Vetter et al v. Keate et al

Filing 70

MEMORANDUM DECISION denying 52 Defendants Motion for Protective Order; granting in part and denying in part Plaintiffs 54 Motion to Compel; granting in part and denying in part 56 Defendants Motion to Compel. For details, see Memorandum Decision. Signed by Magistrate Judge Paul M. Warner on 4/16/2010. (ce)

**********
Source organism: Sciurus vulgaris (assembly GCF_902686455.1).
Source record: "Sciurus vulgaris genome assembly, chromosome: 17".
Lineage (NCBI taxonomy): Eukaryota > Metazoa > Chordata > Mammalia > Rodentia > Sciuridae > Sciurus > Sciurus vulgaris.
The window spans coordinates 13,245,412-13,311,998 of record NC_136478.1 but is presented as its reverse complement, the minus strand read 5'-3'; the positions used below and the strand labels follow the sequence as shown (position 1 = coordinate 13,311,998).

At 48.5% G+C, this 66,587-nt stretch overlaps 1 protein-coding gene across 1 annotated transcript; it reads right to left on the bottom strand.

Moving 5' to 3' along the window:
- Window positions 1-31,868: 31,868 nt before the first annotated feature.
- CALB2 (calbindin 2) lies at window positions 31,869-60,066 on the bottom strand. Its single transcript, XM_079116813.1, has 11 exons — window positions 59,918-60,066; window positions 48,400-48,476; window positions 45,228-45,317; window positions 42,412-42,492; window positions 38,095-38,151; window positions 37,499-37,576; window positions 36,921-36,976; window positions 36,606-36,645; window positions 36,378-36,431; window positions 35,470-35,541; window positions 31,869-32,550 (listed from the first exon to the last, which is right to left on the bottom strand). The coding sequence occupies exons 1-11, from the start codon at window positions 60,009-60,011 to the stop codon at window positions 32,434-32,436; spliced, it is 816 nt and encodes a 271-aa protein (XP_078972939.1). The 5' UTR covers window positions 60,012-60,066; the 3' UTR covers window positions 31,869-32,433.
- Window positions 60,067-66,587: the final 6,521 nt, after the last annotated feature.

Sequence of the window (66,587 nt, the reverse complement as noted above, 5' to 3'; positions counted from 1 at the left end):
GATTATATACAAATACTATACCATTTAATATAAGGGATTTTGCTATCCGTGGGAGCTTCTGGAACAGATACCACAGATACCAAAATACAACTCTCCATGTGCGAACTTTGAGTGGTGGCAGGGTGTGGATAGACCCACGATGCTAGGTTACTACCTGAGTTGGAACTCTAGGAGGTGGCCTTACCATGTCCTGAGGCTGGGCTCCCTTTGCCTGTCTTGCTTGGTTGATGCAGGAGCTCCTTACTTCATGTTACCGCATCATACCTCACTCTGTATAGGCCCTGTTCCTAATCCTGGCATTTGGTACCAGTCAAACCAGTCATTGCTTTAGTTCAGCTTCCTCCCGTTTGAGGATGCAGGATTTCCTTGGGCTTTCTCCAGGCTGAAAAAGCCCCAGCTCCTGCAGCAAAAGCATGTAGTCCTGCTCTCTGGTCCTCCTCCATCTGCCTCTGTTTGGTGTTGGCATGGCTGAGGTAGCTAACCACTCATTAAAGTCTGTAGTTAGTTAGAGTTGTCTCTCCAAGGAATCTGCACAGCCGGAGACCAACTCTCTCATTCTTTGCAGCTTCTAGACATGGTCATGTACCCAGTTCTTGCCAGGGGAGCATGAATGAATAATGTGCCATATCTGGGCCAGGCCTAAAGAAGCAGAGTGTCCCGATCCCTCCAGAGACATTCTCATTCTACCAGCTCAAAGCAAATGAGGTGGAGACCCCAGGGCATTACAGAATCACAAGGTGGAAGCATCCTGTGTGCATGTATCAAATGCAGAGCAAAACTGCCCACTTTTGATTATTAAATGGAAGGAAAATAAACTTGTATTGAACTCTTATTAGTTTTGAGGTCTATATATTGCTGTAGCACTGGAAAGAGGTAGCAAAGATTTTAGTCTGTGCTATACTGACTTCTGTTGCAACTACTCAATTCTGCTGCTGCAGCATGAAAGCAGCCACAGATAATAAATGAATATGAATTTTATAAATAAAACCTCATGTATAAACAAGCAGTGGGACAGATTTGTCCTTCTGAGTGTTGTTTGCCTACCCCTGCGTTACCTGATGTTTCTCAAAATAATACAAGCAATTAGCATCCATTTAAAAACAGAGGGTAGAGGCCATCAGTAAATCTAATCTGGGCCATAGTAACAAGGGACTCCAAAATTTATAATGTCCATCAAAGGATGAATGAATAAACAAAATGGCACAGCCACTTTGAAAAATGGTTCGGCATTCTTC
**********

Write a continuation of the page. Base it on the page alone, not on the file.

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IN THE UNITED STATES DISTRICT COURT FOR THE DISTRICT OF UTAH CENTRAL DIVISION WILLIAM VETTER, et al., Plaintiffs, MEMORANDUM DECISION AND ORDER Case No. 2:09-cv-137-DB-PMW v. MARGARET KEATE, et al., Defendants. District Judge Dee Benson Magistrate Judge Paul M. Warner District Judge Dee Benson referred this case to Magistrate Judge Paul M. Warner pursuant to 28 U.S.C. 636(b)(1)(A).1 Before the court are (1) Margaret Keate ("Keate"), Camille DeLong ("DeLong"), and Equine Holdings, LLC's ("Equine") (collectively, "Defendants") motion for a protective order;2 (2) William Vetter and Mary Margaret Vetter's (collectively, "Plaintiffs") motion to compel;3 and (3) Defendants' motion to compel.4 Pursuant to civil rule 7-1(f) of the Rules of Practice for the United States District Court for the District of Utah, the court has concluded that oral argument is not necessary and will determine the motions on the basis of the written memoranda. See DUCivR 7-1(f). The court will address the motions in turn. 1 See docket no. 38. See docket no. 52. See docket no. 54. See docket no. 56. 2 3 4 I. Defendants' Motion for Protective Order In this motion, Defendants seek a protective order limiting production of documents that are the subject of a subpoena served on Dan Deans ("Deans"), who is an accountant for Keate, Equine, and several other entities in which Keate has an interest. Defendants argue that the subpoena imposes an undue burden and that the documents it seeks are not relevant in this case. The court disagrees. The court has determined that the information sought by the subpoena is relevant and, therefore, discoverable. See Fed. R. Civ. P. 26(b)(1) ("Parties may obtain discovery regarding any nonprivileged matter that is relevant to any party's claim or defense. . . . Relevant information need not be admissible at the trial if the discovery appears reasonably calculated to lead to the discovery of admissible evidence."). Furthermore, given Plaintiffs' asserted willingness to limit the time frame of the production, the court is not persuaded that the subpoena imposes an undue burden. For these reasons, Defendants' motion for a protective order is denied. Deans shall produce documents responsive to the subpoena within thirty (30) days of the date of this order. That production shall be limited to the years 2006-2010. With respect to the production of any tax returns or other sensitive financial documents, the court directs the parties to attempt to stipulate to a suitable protective order of confidentiality to govern their use in this case. If attempts to reach agreement on such an order are successful, the parties should file a stipulated motion for entry of the order, which the court will readily grant. If, however, attempts to stipulate are unsuccessful, the parties shall bring the issue to the court by way of an appropriate 2 motion, which will include submission of each party's proposed protective order. Upon receipt of the motion and the parties' respective proposed orders, the court will resolve the issue. II. Plaintiffs' Motion to Compel In this motion, Plaintiffs seek an order compelling Defendants to respond to certain discovery requests from Plaintiffs' First Combined Discovery Requests. Specifically, Plaintiffs seek compelled responses to Interrogatory Nos. 6, 7, 8, 9, 10, and 12, as well as Request for Production of Documents Nos. 9, 10, 11, 14, 15, 21, 22, and 23. Interrogatory Nos. 6-9 Interrogatory No. 6 asks Defendants to provide the name, present address, and current telephone number of each and every person, agent, or representative who had any communications with Plaintiffs regarding the transactions that are the subject of this action. Interrogatory No. 7 asks Defendants to provide the date of any such communication and a description of its nature and substance. Defendants objected to these interrogatories as being vague, ambiguous, overly broad, and unduly burdensome. Interrogatory No. 8 asks Defendants to identify and describe each and every transaction Keate or DeLong (either individually or as part of an entity) entered into with Equine. Interrogatory No. 9 asks Defendants to provide the date of any such transaction and a description of its nature and substance, including the identity of each and every party participating in the transaction. Defendants objected to these interrogatories to the extent they asked for information covered by the attorney-client privilege or the work-product doctrine. Defendants also objected to these interrogatories as being overly broad and unduly burdensome. 3 The court agrees with Defendants' argument that these interrogatories are overly broad. In the court's view, the interrogatories do not provide enough specificity with regard to either subject matter or time frame. See, e.g., Regan-Touhy v. Walgreen Co., 526 F.3d 641, 649 (10th Cir. 2008) ("Under our rules, parties to civil litigation are given broad discovery privileges. But with those privileges come certain modest obligations, one of which is the duty to state discovery requests with reasonable particularity." (quotations and citation omitted)). Accordingly, this portion of Plaintiffs' motion is denied. Interrogatory No. 10 Interrogatory No. 10 asks Defendants to identify and describe each and every allocation of all funds or capital contributions contributed by member-investors of Equine. Defendants objected to this interrogatory as being overly broad and unduly burdensome. The court is not persuaded that this interrogatory is either overly broad or unduly burdensome. Unlike the interrogatories above, this interrogatory is sufficiently specific as to subject matter. While the court recognizes that the interrogatory does not contain any time frame limit, the court can easily remedy that deficiency. This portion of Plaintiffs' motion is granted. Defendants shall provide a response to this interrogatory within thirty (30) days of the date of this order. That response shall be limited to the years 2006-2010. 4 Interrogatory No. 12 Interrogatory No. 12 asks the Defendants to explain the basis for any denials of Plaintiffs' Requests for Admission. Defendants objected to the interrogatory as being overly burdensome. Defendants also directed Plaintiffs to their responses to Plaintiffs' Requests for Admission. The court agrees with Defendants' arguments concerning this interrogatory. In the court's view, it appears that Plaintiffs are attempting to use an interrogatory to circumvent the rule governing requests for admission. See Fed. R. Civ. P. 36. Under rule 36, a party is allowed to simply deny a request for admission without providing any explanation. See id. Further, as noted by Defendants, to the extent that any explanation was required for a denial, it was provided by Defendants in their responses to Plaintiffs' Requests for Admission. Notably, Plaintiffs have not argued that Defendants' responses to Plaintiffs' Requests for Admission are deficient in any way. For these reasons, this portion of Plaintiffs' motion is denied. Request for Production of Documents No. 9 This document request asks Defendants to produce all documents, records, notes, correspondence, and writing regarding the property owned by Equine that is the subject of this case ("Property"). Defendants objected to this request as being overly broad, unduly burdensome, and not likely to lead to the discovery of admissible evidence. The court agrees with Defendants' assertion that this request is overly broad. Similar to several of Plaintiffs' other discovery requests, it does not contain any sufficient limitations with respect to subject matter or time frame. See, e.g., Regan-Touhy, 526 F.3d at 649. Accordingly, this portion of Plaintiffs' motion is denied. 5 Request for Production of Documents No. 10 This document request asks Defendants to produce all documents, records, notes, correspondence, and writings evidencing Plaintiffs' alleged harassing communications with other investor-members of Equine. Defendants objected to this request as calling for information covered by the attorney-client privilege or work-product doctrine. Subject to those objections, Defendants indicated they would provide responsive documents. In their response to Plaintiffs' motion, Defendants indicate that they have indeed provided all documents in their possession that are responsive to this request. Plaintiffs did not dispute that assertion or address this issue any further in their reply memorandum. Accordingly, this portion of Plaintiffs' motion is denied. Request for Production of Documents Nos. 11 and 14 Plaintiffs admit that Defendants have produced some documents in response to these document requests. However, Plaintiffs make the unsupported contention that they believe Defendants may be withholding other documents responsive to these requests. Accordingly, Plaintiffs ask that Defendants be required to affirm that all documents responsive to these requests have been provided. In their response to Plaintiffs' motion, Defendants assert that they have provided all documents in their possession that are responsive to these requests. Plaintiffs do not dispute that assertion or address the issue any further in their reply memorandum. This portion of Plaintiffs' motion is based entirely on their unsupported assertion that Defendants may be withholding documents responsive to these requests. That is an insufficient 6 basis on which to order Defendants to affirm that they have indeed provided all documents in their possession responsive to these requests. Accordingly, this portion of Plaintiffs' motion is denied. Request for Production of Documents No. 15 This request asks Defendants to produce all documents, records, notes, correspondence, and writing pertaining to the land that is adjacent to the Property. Plaintiffs assert that information about the land adjacent to the Property is relevant because it was purchased and sold by Keate. Defendants objected to this interrogatory as being overly broad, unduly burdensome, and not likely to lead to the discovery of admissible evidence. Defendants also argue that Plaintiffs have failed to provide any specific information, other than Keate's prior ownership, to indicate why information about that piece of land is relevant in this case. The court agrees with Defendants' argument that this request is overly broad. Again, as with several of Plaintiffs' other discovery requests, it does not contain any sufficient limitations with respect to subject matter or time frame. See, e.g., Regan-Touhy, 526 F.3d at 649. Accordingly, this portion of Plaintiffs' motion is denied. Request for Production of Documents Nos. 21-23 These requests ask Defendants to produce tax returns and other financial records for Keate, as well as two other entities in which Keate has an interest. Defendants objected to these requests as being overly broad, unduly burdensome, and not likely to lead to the discovery of admissible evidence. 7 For the same reasons provided in support of the court's denial of Defendants' motion for a protective order concerning the subpoena served on Deans, this portion of Plaintiffs' motion is granted. Defendants shall produce documents responsive to these requests within thirty (30) days of the date of this order. That production shall be limited to the years 2006-2010. In the section of this order addressing Defendants' motion for a protective order concerning the subpoena served on Deans, the court addressed the issue of a protective order of confidentiality to govern the use of tax returns and other sensitive financial documents in this case. The protective order that is eventually entered will also apply to documents produced by Defendants in response to these document requests. Request for Reasonable Expenses Plaintiffs have requested an award of reasonable expenses, including attorney fees, incurred in connection with their motion to compel. See Fed. R. Civ. P. 37(a)(5). The court has determined that such an award is not appropriate or warranted under the circumstances. Accordingly, Plaintiffs' request for reasonable expenses is denied. III. Defendants' Motion to Compel In this motion, Defendants seek an order compelling Plaintiffs to respond to certain discovery requests from Defendants' First Set of Discovery Requests. First, Defendants assert that Plaintiffs have not produced any documents in response to Defendants' First Set of Discovery Requests. Accordingly, Defendants ask the court to compel Plaintiffs to make full document production. Second, Defendants present specific arguments about Interrogatory No. 3 and Request for Production of Documents Nos. 2, 3, and 5. 8 Document Production As indicated above, Defendants assert that, at the time their motion to compel was filed, Plaintiffs had not produced any documents in response to Defendants' First Set of Discovery Requests. In their response to Defendants' motion, Plaintiffs assert that responsive documents have now been produced and that their failure to make that production prior to the filing of Defendants' motion was the result of miscommunication about when and where the documents would be produced. In their reply, Defendants appear to agree that Plaintiffs have now produced responsive documents. At the same time, Defendants assert that they are entitled to an award of reasonable expenses, including attorney fees, because Plaintiffs did not produce responsive documents until after Defendants' motion to compel was filed. See id. Because the parties appear to agree that responsive documents have now been produced, this portion of Defendants' motion to compel is denied. Further, under the circumstances presented here, the court has determined that an award of reasonable expenses is not appropriate or warranted. See id. Consequently, Defendants' request for such an award is denied. Interrogatory No. 3. Interrogatory No. 3. asks Plaintiffs to identify the alleged damages they claim they have suffered as a result of the alleged misrepresentations made by Defendants, as asserted in Plaintiffs' complaint. Plaintiffs answered Interrogatory No. 3 by stating that they have suffered damages in an amount equal or greater to the amount of their initial capital contribution to Equine of $330,000. 9 Defendants argue that Plaintiffs' answer is inadequate. Defendants assert that Plaintiffs' answer should indicate how Plaintiffs believe they have been damaged in the amount of $330,000. The court disagrees. Without referring to the actual language of Interrogatory No. 3, Defendants contend that it somehow asks Plaintiffs to explain how they believe they have been damaged in the amount of $330,000. The plain language of Interrogatory No. 3, however, does not support that contention. In the court's view, Interrogatory No. 3 simply asks Plaintiffs to identify their damages, and Plaintiffs have provided a sufficient response. Therefore, this portion of Defendants' motion is denied. Request for Production of Documents Nos. 2 and 3 Request for Production of Documents No. 2 asks Plaintiffs to produce any and all documents referring to or relating in any way to work performed by William Vetter as a managing member of Equine. Request for Production of Documents No. 3 asks Plaintiffs to produce all correspondence referring to or relating in any way to any actions, work, or communications made by William Vetter as a managing member of Equine. Plaintiffs objected to both requests as calling for documents that are irrelevant or immaterial and not being reasonably calculated to lead to admissible evidence. Subject to those objections, Plaintiffs also agreed to produce any responsive documents. In their response to Defendants' motion, Plaintiffs do not address these document requests. In addition, Defendants do not address them further in their reply memorandum. As such, the court is left to assume that Defendants received responsive documents as part of Plaintiffs' overall document production. However, out of an abundance of caution, and because 10 it appears that Plaintiffs had not made full document production at the time Defendants' motion was filed, this portion of Defendants' motion is granted. In the court's view, these document requests clearly seek relevant information and should be produced by Plaintiffs. See Fed. R. Civ. P. 26(b)(1). To the extent that documents responsive to Request for Production of Documents Nos. 2 and 3 have not yet been produced, Plaintiffs shall produce them within thirty (30) days of the date of this order. Request for Production of Documents No. 5 Request for Production of Documents No. 5 asks Plaintiffs to produce their tax returns, whether filed jointly or separately, from 2006 to the present. Plaintiffs objected to this request as calling for documents that are irrelevant or immaterial and not being reasonably calculated to lead to admissible evidence. In the motions addressed in this order, both Plaintiffs and Defendants have argued that they should not be required to produce their own tax returns because they are not relevant in this case. At the same time, both Plaintiffs and Defendants have also argued that tax returns of the opposing side are relevant. The court previously determined that Plaintiffs are entitled to discovery of Defendants' tax returns because they are relevant in this case and, therefore, discoverable. See id. To put the issue in terms of a well-known idiom, the court believes that "what's good for the goose is good for the gander." Accordingly, this portion of Defendants' motion is granted. Plaintiffs shall produce documents responsive to Request for Production of Documents No. 5 with thirty (30) days of the date of this order. As previously noted, in the section of this order addressing Defendants' motion for a protective order concerning the 11 subpoena served on Deans, the court addressed the issue of a protective order of confidentiality to govern the use of tax returns and other sensitive financial documents in this case. The protective order that is eventually entered will also apply to documents produced by Plaintiffs in response to this document request. ***** In summary, IT IS HEREBY ORDERED: 1. 2. Defendants' motion for a protective order5 is DENIED. Plaintiffs' motion to compel6 is GRANTED IN PART AND DENIED IN PART, as detailed above. 3. Defendants' motion to compel7 is GRANTED IN PART AND DENIED IN PART, as detailed above. IT IS SO ORDERED. DATED this 16th day of April, 2010. BY THE COURT: PAUL M. WARNER United States Magistrate Judge 5 See docket no. 52. See docket no. 54. See docket no. 56. 12 6 7